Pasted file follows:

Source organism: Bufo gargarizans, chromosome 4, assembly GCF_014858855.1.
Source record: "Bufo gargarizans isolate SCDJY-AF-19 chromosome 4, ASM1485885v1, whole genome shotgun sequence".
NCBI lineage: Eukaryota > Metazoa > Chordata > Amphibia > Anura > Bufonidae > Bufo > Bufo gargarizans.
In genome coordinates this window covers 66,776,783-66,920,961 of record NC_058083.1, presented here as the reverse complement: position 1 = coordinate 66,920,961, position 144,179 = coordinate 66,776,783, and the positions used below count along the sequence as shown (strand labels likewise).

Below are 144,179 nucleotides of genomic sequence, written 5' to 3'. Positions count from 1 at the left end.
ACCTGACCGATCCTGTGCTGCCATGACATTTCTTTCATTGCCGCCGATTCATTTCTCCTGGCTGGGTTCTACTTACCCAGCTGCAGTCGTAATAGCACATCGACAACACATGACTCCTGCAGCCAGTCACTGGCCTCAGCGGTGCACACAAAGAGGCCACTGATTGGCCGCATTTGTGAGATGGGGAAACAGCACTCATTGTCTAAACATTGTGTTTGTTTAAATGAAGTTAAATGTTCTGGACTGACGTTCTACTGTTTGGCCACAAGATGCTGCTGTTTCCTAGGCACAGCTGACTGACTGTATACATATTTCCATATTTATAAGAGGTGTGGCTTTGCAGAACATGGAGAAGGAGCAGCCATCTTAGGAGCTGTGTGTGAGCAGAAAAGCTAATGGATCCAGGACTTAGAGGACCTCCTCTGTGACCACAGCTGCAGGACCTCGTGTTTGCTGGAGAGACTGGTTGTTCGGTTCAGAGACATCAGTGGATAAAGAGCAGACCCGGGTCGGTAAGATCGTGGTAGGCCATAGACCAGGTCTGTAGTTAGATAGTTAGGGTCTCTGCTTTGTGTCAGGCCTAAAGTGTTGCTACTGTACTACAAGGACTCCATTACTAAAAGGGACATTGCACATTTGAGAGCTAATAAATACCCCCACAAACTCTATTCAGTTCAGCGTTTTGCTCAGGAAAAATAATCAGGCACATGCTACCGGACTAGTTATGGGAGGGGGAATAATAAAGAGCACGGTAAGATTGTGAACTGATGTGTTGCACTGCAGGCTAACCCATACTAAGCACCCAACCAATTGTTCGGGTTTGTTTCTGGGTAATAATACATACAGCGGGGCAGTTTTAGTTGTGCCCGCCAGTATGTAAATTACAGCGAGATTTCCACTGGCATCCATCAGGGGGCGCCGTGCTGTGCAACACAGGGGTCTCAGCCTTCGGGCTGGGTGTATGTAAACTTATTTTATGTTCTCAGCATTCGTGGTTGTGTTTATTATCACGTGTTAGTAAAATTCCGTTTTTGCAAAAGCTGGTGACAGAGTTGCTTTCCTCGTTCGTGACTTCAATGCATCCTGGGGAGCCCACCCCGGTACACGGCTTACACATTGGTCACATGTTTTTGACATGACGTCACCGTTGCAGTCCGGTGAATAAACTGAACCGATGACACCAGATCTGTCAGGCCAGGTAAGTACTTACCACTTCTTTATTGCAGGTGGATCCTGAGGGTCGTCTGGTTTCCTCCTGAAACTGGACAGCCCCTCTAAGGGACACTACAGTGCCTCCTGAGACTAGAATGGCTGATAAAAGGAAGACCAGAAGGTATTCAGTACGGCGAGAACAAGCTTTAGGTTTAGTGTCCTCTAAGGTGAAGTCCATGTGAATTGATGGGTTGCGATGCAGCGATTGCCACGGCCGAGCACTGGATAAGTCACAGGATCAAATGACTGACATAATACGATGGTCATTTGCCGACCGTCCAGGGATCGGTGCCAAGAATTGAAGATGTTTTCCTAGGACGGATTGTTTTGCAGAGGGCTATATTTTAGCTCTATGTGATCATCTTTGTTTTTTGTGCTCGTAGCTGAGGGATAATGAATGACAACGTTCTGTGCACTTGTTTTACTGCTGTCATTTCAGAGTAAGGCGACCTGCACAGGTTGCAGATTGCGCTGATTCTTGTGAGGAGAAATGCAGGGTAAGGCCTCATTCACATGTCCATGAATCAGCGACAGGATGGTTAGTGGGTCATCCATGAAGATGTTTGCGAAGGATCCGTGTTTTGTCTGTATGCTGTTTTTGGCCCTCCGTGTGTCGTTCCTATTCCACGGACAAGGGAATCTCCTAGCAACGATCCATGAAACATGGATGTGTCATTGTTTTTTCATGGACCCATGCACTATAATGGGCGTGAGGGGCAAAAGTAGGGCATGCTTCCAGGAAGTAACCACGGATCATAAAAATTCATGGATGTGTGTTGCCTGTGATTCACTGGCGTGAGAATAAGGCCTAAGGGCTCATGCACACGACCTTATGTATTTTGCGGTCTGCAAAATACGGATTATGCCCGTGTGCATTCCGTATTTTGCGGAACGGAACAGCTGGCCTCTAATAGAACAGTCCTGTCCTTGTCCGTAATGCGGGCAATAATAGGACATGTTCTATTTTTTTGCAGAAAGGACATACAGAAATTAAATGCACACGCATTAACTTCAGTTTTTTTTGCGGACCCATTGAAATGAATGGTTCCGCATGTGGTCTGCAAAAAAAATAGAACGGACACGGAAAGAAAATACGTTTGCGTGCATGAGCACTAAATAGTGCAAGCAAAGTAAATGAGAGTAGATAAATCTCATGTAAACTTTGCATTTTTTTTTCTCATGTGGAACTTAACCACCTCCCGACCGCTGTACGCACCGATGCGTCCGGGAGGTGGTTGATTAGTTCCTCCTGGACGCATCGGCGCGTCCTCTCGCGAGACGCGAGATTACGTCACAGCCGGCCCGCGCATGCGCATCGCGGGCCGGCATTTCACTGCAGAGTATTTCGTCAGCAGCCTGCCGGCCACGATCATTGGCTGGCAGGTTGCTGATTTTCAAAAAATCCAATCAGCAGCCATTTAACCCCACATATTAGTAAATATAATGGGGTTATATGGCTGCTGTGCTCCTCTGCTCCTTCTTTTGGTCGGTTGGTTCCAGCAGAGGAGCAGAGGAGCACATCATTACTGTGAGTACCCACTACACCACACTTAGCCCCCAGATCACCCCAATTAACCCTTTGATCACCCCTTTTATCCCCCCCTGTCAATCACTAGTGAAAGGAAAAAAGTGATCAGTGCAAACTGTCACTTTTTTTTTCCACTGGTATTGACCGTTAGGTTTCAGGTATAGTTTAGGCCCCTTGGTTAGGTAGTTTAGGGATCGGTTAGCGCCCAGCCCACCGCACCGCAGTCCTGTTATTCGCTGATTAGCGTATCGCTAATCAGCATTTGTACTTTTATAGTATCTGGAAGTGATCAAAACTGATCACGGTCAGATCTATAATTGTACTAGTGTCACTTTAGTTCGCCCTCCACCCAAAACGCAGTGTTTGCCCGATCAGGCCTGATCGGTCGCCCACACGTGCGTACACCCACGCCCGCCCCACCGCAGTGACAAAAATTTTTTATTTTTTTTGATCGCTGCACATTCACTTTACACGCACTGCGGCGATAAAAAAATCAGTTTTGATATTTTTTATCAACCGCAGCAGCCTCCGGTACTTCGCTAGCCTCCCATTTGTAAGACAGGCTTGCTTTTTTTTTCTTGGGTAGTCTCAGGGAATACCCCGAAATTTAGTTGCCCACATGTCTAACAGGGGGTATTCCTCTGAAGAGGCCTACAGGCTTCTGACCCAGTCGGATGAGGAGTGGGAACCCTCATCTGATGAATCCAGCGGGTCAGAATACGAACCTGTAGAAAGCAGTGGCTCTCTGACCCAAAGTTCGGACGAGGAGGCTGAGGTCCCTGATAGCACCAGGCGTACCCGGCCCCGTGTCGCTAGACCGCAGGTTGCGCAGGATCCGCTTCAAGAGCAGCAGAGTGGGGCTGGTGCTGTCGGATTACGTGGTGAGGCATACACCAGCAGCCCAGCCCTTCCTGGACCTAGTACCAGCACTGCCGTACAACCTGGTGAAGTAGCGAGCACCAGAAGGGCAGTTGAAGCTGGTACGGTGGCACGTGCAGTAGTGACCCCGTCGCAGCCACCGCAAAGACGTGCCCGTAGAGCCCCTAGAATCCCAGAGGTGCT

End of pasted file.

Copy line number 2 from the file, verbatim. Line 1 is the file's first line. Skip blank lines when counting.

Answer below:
Source record: "Bufo gargarizans isolate SCDJY-AF-19 chromosome 4, ASM1485885v1, whole genome shotgun sequence".